But as we explain below, CIPCO need not establish a violation of the O&T
Agreement to succeed in proving its state law claims. As an initial matter, it is unclear
2 If the appellees' argument is, instead, that CIPCO must prove that Alliant
violated the O&T Agreement to succeed on its claims against the appellees, we also
find this position untenable. If CIPCO ultimately succeeds on its state law claims, the
implication may be that Alliant has breached the O&T Agreement with CIPCO. But
CIPCO need not prove that Alliant violated the Agreement to prove the elements of
its claims against the appellees; at the end of the day, it is possible that one or more
of the appellees will be liable to CIPCO, and Alliant will be found to have complied
with the O&T Agreement.
how CIPCO could demonstrate that the appellees violated the O&T Agreement given
that only CIPCO and Alliant are parties to the Agreement.2 Even though the O&T
Agreement is on file with the FERC, there is no indication in the record that Alliant
assigned all of its rights and obligations under the O&T Agreement to MISO,
specifically those related to Alliant's management of CIPCO's portion of the ITS,
when it transferred functional control of its facilities (but not CIPCO's) as well as
certain operating agreements to MISO. The appellees conceded at oral argument that
MISO, RPGI, and its members are not parties to the O&T Agreement, a private
contract, and MISO also clearly agreed that it is not an assignee of Alliant under the
O&T Agreement.
Notwithstanding their non-party status under the O&T Agreement, the appellees
maintain that the O&T Agreement is "relevant" and "central" to CIPCO's state claims.
(MISO's Br. at 23; RPGI's Br. at 26.) But relevance is not the operative question here,
where no federal question is alleged on the face of CIPCO's state court petition.
Rather, the question is whether CIPCO's state law claims necessarily depend on a
showing that the O&T Agreement was violated in such a way as to implicate the
FERC-filed rates. This inquiry demands precision; if the appellees' argument is
correct, they should be able to point to the specific elements of CIPCO's state law
claims that require proof that the O&T Agreement was violated and explain why that
proof is necessary. See Grable, 545 U.S. at 315 (concluding that "[w]hether Grable
was given notice within the meaning of the federal statute [was] an essential element
of its quiet title claim"). Illustratively, none of the appellees even discuss the elements
of CIPCO's state law claims in any detail.
Our review of the nature and elements of CIPCO's state law implied contract
and tort claims convinces us that adjudication of those claims does not require CIPCO
to prove a violation of the O&T Agreement. Any right CIPCO has to damages for
breach of an implied-in-fact contract under Iowa law is independent of its express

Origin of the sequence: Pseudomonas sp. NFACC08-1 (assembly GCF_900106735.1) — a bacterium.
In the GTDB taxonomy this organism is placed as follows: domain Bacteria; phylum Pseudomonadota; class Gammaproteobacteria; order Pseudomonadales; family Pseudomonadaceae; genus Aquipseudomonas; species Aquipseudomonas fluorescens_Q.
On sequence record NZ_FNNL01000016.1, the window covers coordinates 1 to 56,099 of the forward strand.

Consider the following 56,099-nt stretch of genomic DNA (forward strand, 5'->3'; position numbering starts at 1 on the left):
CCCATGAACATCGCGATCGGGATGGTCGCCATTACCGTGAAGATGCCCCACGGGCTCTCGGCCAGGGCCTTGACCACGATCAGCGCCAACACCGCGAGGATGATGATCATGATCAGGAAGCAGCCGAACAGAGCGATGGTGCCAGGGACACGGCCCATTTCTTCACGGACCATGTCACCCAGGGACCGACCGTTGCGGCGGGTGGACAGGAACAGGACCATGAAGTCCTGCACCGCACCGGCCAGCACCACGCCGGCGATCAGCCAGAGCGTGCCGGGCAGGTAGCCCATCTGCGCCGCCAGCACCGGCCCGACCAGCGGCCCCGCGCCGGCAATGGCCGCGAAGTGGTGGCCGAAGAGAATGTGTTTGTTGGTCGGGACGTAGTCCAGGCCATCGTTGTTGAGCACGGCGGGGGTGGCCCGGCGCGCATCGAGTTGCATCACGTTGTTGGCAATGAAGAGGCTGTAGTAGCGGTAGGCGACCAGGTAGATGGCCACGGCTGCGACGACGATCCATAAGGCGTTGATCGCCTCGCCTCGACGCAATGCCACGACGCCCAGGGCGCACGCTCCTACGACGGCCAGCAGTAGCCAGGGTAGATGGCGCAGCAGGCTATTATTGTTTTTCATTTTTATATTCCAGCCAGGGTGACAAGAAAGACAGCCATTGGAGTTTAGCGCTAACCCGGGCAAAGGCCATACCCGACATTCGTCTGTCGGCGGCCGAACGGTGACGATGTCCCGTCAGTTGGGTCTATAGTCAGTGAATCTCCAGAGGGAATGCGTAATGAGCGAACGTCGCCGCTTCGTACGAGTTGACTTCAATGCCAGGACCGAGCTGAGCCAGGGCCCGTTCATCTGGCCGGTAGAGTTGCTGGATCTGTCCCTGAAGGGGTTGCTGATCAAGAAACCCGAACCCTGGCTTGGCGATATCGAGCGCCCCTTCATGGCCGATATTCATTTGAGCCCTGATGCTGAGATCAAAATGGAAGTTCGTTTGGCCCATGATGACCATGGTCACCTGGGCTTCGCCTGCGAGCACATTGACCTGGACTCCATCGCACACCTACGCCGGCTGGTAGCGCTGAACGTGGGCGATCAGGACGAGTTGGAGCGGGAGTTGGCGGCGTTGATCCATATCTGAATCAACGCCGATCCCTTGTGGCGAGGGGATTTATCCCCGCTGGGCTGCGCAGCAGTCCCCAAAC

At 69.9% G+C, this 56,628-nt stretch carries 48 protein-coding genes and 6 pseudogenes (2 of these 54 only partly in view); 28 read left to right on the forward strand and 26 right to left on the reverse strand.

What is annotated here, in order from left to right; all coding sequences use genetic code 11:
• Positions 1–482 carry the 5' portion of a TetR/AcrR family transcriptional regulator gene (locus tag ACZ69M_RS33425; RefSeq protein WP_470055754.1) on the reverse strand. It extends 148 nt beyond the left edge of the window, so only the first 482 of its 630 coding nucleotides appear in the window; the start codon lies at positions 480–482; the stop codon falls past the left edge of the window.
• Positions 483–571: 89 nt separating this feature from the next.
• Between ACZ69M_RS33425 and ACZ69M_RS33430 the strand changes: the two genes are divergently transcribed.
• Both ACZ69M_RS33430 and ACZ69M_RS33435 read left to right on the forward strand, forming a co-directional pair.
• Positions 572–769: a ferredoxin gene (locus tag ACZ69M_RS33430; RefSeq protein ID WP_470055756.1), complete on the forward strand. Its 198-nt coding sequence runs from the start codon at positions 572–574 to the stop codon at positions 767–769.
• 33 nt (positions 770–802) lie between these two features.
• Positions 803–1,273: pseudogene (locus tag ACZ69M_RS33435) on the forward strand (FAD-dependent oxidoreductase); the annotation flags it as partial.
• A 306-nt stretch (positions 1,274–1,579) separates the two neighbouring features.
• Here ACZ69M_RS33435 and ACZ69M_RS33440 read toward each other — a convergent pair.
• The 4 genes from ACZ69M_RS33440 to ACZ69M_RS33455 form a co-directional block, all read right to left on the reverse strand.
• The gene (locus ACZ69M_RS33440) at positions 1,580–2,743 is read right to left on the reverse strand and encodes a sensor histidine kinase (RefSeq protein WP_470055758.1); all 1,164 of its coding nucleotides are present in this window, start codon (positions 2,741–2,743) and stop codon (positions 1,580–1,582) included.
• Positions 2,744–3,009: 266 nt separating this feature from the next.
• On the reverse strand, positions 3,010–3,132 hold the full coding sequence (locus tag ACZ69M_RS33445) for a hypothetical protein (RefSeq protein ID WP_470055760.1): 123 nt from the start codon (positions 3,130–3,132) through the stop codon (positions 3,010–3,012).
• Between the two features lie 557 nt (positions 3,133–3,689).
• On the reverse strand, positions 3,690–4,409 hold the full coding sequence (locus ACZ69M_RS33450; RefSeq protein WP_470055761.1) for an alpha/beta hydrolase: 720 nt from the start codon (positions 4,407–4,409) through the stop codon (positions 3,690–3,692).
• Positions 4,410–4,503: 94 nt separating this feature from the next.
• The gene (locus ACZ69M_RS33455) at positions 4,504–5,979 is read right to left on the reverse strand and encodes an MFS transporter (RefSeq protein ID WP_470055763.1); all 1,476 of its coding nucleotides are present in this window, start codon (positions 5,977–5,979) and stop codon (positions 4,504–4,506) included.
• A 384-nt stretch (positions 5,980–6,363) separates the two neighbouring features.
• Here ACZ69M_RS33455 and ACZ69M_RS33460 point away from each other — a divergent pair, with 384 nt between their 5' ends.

contractual right to compensation for third-party use under the O&T Agreement vis-avis
Alliant. See Roger's Backhoe Serv., Inc. v. Nichols, 681 N.W.2d 647, 651 (Iowa
2004) (describing the showing required to make out an implied-in-fact contract claim
and relying on the Restatement (Second) of Contracts 69). And because it is clear
and undisputed that none of the appellees are parties to or assignees of the O&T
Agreement, a court is not required to determine whether the O&T Agreement was
violated to adjudicate CIPCO's unjust-enrichment claim. State ex rel. Palmer v.
Unisys Corp., 637 N.W.2d 142, 154-55 (Iowa 2001) (describing the showing required
to recover under the theory of unjust enrichment). In sum, we are unconvinced that
CIPCO's implied contract claims against the appellees require CIPCO to prove that the
appellees violated an express contract that none of the appellees are a party to; in our
view, CIPCO can succeed on its claims independent of the O&T Agreement. See
Dixon v. Coburg Dairy, Inc., 369 F.3d 811, 817 (4th Cir. 2004) (en banc) ("[I]f the
plaintiff can support his claim with even one theory that does not call for an
interpretation of federal law, his claim does not 'arise under' federal law for purposes
of 1331.").
Likewise, none of CIPCO's tort claims require interpretation of the O&T
Agreement. See Restatement (Second) of Torts 158, 217 (describing the elements
of a trespass-to-real-property and trespass-to-chattel claim); Nichols v. City of
Evansdale, 687 N.W.2d 562, 572-73 (Iowa 2004); (applying the Restatement to an
Iowa trespass claim); Condon Auto Sales & Serv., Inc. v. Crick, 604 N.W.2d 587, 593
(Iowa 1999) (describing the elements of conversion). The O&T Agreement has no
bearing on whether any of the appellees wrongfully dispossessed CIPCO of its
property under any of the three state law tort claims because none of the appellees
were an original party to the Agreement. Further, none are assignees of Alliant,
without which, they can gain no possessory interest to CIPCO's system pursuant to the
O&T Agreement.
Moreover, insofar as the state court may have occasion to consider the O&T
Agreement in adjudicating CIPCO's state law claims, we do not think that the state